How to set up a cron job for a specific time and date?

Better Stack Team
Updated on October 5, 2023

Cron is a command-line job scheduler on Unix-like systems. It allows you to run automated tasks in the background and it's especially useful for repetitive jobs.

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Those tasks are called cron jobs. Each job consists of three parts. The time when the job should be executed, a user who will run the task, and valid shell command or script that will be executed.

Cron jobs are defined in files called crontabs. Each user can have its own crontab file and there is also a system-wide crontab.

In this quick tutorial, we will take a look at how to set up a cron job to run at a specific time.

Crontab syntax

As mentioned in the introduction, crontabs are files where cron jobs are defined. Those files have simple but strict syntax rules. To create new or edit your crontab run the following command:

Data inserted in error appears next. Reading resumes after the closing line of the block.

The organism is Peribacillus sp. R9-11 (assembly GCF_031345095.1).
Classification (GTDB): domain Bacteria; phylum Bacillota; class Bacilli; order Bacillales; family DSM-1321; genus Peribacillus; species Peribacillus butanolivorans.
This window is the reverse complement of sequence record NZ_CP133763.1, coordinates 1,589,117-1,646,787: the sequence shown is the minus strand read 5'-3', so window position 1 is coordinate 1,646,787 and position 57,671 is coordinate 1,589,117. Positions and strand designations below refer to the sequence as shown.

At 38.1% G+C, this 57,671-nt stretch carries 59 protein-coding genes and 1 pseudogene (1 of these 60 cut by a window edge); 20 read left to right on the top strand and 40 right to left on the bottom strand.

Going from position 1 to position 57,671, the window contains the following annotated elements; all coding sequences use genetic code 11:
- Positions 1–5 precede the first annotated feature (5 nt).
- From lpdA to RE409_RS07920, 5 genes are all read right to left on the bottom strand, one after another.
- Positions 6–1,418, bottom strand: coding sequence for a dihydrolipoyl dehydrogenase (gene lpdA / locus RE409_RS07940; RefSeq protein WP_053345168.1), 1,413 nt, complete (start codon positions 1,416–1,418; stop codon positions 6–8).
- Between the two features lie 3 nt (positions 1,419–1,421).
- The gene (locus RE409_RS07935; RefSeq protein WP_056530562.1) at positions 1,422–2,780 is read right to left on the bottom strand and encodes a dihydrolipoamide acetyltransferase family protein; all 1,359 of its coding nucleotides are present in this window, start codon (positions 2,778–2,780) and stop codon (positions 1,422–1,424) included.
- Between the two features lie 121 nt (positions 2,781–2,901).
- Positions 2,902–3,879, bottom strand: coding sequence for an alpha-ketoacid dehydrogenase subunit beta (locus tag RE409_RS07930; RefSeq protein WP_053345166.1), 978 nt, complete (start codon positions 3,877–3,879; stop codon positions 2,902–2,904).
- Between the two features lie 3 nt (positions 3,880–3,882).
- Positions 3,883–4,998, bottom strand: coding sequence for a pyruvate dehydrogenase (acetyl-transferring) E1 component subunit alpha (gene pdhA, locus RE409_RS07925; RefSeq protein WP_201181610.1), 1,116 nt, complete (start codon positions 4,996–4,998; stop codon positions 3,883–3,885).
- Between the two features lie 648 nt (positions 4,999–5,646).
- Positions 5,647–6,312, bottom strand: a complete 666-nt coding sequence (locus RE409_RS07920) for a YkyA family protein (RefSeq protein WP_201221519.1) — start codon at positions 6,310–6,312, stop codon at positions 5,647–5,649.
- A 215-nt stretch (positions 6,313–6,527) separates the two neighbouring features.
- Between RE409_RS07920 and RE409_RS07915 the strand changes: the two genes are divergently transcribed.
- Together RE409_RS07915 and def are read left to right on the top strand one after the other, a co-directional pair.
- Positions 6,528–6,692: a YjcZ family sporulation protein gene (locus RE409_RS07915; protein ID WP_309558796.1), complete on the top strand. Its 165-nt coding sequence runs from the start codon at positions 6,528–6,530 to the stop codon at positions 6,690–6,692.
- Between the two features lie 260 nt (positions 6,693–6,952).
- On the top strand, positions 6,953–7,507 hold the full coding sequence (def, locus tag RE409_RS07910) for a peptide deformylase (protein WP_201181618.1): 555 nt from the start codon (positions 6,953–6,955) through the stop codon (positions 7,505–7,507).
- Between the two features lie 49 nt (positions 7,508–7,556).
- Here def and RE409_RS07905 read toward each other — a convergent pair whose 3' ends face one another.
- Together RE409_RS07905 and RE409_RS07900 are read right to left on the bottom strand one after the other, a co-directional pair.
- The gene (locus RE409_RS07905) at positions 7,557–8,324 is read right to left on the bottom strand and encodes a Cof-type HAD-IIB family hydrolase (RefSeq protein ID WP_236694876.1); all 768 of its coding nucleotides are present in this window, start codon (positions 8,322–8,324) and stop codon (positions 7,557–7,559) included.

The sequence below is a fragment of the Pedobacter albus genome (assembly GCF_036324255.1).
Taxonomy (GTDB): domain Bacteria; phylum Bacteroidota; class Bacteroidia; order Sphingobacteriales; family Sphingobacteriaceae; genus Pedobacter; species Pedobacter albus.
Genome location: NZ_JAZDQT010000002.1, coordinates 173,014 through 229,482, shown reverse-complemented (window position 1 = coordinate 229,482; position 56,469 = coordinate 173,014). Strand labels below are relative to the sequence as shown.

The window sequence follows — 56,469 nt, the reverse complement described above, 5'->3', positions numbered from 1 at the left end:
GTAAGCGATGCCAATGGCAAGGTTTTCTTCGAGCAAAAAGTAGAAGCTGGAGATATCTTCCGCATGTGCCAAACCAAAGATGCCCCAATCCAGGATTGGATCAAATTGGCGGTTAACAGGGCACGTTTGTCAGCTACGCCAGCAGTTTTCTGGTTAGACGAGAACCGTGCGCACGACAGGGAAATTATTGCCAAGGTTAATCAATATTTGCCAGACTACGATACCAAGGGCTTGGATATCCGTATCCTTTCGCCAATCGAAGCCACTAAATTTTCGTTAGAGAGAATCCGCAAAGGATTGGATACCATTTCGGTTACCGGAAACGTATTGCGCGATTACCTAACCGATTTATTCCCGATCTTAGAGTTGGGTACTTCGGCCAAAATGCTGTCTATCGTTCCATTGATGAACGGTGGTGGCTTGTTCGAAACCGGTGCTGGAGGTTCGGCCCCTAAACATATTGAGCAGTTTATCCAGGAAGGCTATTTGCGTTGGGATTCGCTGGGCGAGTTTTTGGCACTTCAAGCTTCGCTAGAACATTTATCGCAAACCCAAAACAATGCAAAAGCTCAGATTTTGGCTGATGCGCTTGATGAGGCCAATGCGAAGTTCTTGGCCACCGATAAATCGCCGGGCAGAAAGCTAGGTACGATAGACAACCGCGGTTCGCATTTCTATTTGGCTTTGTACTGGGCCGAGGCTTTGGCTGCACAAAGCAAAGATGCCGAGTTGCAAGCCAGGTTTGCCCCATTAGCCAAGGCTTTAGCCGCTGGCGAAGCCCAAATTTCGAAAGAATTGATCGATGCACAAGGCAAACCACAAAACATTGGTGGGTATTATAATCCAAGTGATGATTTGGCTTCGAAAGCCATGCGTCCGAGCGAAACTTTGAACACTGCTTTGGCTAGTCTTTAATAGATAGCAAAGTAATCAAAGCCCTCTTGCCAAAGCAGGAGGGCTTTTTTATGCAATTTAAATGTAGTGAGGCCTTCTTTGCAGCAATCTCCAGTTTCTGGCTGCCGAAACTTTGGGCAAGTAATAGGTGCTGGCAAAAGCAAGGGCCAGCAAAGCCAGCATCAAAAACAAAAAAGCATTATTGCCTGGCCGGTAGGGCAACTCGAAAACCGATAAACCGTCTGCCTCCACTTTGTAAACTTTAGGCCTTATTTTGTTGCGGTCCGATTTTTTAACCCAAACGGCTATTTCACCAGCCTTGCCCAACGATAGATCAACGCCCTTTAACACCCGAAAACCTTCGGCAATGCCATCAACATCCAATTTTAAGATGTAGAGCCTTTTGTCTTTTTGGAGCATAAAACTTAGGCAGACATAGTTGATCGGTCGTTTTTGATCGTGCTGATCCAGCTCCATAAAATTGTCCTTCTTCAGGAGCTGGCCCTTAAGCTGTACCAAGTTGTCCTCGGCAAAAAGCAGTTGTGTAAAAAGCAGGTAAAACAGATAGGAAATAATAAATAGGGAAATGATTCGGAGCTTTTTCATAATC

crontab -e

Every crontab file has to:

  • Start whit a correct cron schedule (can be an environmental variable) or comment on every line
  • Contain a username for each cron job (applies only for system crontab)
  • Contain valid and executable shell expression
  • End with a newline
# Example of job definition:
# .---------------- minute (0 - 59)
# |  .------------- hour (0 - 23)
# |  |  .---------- day of month (1 - 31)
# |  |  |  .------- month (1 - 12) OR jan,feb,mar,apr ...
# |  |  |  |  .---- day of week (0 - 6) (Sunday=0 or 7) OR sun,mon,tue,wed,thu,fri,sat
# |  |  |  |  |
# |  |  |  |  |
# *  *  *  *  *   command to be executed
*  *  *  *  *     echo 'Hello world!'

You can use certain operators to specify the time:

  • * is used as any value
  • - is used to state the range of values (e.g. 1 - 5)
  • , is used to specify multiple values
  • / is used to specify step values that can be used in conjunction with ranges (e.g. 1-10/2 is the same as 1,3,5,7,9)

Here are some examples:

At 4:05 on Sunday

5 4 * * sun echo 'Hello world!'

Every 5 minutes

*/5  * * * * echo 'Hello world!'

At 4:00 on every day-of-month from 8 through 14

0 4 8-14 * * echo 'Hello world!'

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